A Book Review of Teach Yourself – Complete Hindi

Christoph Dusenbery Hindi Language Leave a Comment

Teach Yourself – Complete Hindi
by Rupert Snell and Simon Weightman
Teach Yourself Complete Hindi by Rupert Snell and Simon Weightman
  • Articulate and concise explanations of the language structures
  • Well-organized and consistent in its presentation
  • Entertaining (if over the top!) storyline
  • A motivated and hardworking student can go far
  • Quality of the audio recordings
  • Amount of vocabulary presented can be overwhelming
  • At times, not enough practice is provided
Bottom Line:

Teach Yourself – Complete Hindi is best suited for academically-oriented students who can handle many new words and structures in succession.


Teach Yourself – Complete Hindi has been the most used Hindi course book for English speakers learning Hindi. It has been assigned in universities, colleges, and private language classes worldwide since the 90s.

The 18 chapters generally have two dialogues each. The first dialogue highlights the content of the first half of the chapter, while the second highlights the second half.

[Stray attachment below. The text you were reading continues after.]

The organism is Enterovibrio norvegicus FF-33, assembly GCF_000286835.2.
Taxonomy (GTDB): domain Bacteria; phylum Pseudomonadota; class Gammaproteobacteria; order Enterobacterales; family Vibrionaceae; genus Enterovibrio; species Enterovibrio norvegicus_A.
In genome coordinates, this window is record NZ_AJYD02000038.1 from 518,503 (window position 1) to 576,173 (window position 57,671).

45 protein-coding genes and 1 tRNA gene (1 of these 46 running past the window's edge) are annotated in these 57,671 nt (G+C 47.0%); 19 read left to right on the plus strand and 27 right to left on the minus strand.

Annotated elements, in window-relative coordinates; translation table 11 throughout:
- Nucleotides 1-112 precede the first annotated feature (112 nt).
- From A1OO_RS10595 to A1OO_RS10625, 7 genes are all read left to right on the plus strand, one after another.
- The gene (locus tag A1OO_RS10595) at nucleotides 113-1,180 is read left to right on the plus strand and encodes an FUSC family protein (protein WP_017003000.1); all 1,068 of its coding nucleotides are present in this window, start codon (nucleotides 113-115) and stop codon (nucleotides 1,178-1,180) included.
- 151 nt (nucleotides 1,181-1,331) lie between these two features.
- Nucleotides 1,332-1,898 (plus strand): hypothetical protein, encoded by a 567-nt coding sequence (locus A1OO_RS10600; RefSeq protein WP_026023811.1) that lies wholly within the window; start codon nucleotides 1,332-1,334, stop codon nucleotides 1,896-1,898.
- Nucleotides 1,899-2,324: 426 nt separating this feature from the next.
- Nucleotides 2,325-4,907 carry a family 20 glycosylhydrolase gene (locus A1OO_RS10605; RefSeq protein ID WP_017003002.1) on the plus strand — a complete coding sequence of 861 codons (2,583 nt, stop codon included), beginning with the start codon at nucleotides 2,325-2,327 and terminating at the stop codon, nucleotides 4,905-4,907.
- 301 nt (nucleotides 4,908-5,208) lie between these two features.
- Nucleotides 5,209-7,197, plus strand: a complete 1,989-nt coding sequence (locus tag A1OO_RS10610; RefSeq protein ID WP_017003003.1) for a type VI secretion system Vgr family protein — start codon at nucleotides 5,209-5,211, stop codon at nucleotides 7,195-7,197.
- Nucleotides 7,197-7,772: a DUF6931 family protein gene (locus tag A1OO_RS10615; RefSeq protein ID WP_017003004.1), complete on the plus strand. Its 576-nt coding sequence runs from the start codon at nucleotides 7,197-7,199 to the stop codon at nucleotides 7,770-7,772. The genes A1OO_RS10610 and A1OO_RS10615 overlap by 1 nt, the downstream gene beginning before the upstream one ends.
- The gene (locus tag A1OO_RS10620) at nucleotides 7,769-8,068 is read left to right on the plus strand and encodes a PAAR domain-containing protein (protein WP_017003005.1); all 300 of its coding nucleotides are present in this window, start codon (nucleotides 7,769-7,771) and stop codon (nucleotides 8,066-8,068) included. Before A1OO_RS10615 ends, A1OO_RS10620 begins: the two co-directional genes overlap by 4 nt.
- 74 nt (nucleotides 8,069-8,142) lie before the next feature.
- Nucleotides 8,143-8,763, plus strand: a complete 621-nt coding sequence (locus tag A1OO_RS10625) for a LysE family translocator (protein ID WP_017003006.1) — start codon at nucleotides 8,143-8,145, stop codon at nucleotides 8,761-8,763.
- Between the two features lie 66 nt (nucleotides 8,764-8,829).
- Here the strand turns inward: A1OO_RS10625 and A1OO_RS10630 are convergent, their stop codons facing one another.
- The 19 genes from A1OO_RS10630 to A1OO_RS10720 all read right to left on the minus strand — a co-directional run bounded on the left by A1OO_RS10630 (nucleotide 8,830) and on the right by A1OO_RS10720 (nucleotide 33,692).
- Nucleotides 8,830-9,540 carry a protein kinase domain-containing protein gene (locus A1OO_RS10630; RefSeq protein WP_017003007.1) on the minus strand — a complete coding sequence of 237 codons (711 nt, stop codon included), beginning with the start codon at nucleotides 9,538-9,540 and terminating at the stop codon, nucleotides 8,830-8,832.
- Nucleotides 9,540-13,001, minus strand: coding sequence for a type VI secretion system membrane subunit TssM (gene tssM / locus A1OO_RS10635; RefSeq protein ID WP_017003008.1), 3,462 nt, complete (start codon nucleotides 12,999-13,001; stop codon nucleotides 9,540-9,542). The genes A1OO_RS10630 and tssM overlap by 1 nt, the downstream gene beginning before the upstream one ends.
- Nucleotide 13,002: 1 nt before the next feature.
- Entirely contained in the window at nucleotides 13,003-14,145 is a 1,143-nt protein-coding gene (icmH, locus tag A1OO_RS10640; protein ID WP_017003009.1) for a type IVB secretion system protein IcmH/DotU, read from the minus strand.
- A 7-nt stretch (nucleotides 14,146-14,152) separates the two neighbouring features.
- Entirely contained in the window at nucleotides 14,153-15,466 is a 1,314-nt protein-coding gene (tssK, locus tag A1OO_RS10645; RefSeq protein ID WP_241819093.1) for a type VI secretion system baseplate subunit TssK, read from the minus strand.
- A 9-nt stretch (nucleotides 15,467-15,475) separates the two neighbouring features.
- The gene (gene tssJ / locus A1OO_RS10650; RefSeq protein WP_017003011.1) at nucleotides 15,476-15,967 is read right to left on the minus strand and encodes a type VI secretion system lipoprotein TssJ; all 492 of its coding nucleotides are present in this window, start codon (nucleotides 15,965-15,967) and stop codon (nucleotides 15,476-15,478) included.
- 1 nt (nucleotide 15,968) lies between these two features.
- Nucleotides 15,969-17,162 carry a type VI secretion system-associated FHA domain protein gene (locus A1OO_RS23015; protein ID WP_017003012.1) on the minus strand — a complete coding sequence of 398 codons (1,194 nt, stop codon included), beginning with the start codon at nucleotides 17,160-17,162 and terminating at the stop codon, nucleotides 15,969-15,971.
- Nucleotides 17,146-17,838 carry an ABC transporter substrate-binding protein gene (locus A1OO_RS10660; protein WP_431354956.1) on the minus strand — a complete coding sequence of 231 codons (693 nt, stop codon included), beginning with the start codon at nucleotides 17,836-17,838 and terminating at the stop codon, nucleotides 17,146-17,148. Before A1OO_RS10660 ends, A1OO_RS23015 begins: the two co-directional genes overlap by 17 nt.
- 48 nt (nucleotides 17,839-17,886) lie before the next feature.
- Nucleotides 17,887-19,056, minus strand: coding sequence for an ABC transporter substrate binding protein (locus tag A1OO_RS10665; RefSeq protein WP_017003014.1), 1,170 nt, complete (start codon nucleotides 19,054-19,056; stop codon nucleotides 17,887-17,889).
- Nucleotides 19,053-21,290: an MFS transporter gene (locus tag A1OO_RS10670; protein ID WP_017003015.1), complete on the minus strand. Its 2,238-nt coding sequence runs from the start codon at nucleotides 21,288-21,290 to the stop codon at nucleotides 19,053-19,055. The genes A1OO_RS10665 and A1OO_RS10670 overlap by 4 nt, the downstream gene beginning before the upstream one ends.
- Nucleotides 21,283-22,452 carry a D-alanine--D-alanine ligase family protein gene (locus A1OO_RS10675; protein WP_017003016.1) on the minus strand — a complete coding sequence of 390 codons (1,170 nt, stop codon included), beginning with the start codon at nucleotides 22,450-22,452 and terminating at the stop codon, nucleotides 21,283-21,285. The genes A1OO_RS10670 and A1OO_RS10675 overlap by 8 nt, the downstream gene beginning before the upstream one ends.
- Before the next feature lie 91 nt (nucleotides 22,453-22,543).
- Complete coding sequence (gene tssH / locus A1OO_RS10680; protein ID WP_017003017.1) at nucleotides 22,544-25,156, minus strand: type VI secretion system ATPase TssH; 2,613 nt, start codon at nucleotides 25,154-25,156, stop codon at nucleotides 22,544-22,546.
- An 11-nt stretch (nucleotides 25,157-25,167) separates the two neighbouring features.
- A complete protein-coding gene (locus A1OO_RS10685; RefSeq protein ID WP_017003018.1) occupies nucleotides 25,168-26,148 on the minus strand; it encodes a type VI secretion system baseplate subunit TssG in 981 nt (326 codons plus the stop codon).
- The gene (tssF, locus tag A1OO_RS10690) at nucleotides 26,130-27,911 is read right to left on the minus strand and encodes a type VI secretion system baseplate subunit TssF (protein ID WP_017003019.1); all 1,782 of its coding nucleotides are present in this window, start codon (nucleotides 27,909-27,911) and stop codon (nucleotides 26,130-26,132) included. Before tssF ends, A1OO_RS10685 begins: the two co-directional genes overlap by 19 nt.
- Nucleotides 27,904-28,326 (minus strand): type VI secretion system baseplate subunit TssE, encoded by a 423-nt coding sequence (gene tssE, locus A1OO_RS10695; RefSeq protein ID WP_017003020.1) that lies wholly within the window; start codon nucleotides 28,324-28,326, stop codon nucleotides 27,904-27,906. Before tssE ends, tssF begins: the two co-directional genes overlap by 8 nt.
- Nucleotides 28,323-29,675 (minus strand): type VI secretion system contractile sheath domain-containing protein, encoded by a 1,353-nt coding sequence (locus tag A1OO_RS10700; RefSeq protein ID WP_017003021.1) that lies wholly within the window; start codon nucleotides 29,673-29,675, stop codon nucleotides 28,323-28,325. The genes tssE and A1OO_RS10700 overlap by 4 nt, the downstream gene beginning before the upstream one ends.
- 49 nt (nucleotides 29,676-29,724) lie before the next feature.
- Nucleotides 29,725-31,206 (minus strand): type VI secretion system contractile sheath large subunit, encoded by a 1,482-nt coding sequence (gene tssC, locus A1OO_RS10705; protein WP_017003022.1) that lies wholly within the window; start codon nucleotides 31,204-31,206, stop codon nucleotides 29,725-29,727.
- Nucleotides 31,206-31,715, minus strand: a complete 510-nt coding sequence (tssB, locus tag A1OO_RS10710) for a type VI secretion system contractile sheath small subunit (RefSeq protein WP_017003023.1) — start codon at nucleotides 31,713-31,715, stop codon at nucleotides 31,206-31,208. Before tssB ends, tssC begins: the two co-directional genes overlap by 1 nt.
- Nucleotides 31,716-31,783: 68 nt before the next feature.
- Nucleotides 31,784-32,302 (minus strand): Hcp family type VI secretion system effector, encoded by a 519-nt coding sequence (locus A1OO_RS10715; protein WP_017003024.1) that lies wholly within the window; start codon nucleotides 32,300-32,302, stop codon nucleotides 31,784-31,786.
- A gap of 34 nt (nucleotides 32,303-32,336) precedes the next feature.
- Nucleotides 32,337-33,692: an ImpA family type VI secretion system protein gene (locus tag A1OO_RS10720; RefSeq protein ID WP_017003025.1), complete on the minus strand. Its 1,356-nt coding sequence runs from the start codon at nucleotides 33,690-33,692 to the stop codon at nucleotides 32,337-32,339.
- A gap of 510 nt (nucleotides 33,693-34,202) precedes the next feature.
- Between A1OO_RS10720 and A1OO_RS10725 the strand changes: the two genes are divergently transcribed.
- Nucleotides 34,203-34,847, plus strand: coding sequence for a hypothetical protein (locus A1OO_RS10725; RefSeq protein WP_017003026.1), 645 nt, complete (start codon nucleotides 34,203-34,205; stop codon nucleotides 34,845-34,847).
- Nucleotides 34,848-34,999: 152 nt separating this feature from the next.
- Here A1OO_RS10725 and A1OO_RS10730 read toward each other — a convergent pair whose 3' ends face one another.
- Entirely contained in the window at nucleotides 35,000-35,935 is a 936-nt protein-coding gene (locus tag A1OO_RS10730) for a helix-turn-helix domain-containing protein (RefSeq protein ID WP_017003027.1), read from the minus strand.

The dialogues follow a somewhat off-the-wall story in which the character Pratap has gone to Delhi to learn Hindi and lives with the Kumar family. Throughout the story, we end up meeting around 15 different characters before its startling climax.

Although it’s physically a relatively small book, it packs in a lot, taking a learner from absolute beginner to mid-intermediate. It also includes seven appendixes, a key to the exercises, and a comprehensive glossary from Hindi to English and vice versa.

The 70 MP3 files on the audio discs contain recordings of all dialogues and exercises. Unfortunately, the recordings were done long ago and are sometimes difficult to understand.

Instead of using the book’s audio, I recommend listening to Glossaries Alive, one of the Hindi learning resources available on the Hindi Urdu Flagship website. Using its 18 episodes (which correspond to the 18 units of this book), you get to hear the primary author, Rupert Snell, go back and forth with a native speaker, Neha Ladha, using vocabulary from that particular chapter and structures you’ve learned up to that point in the book.

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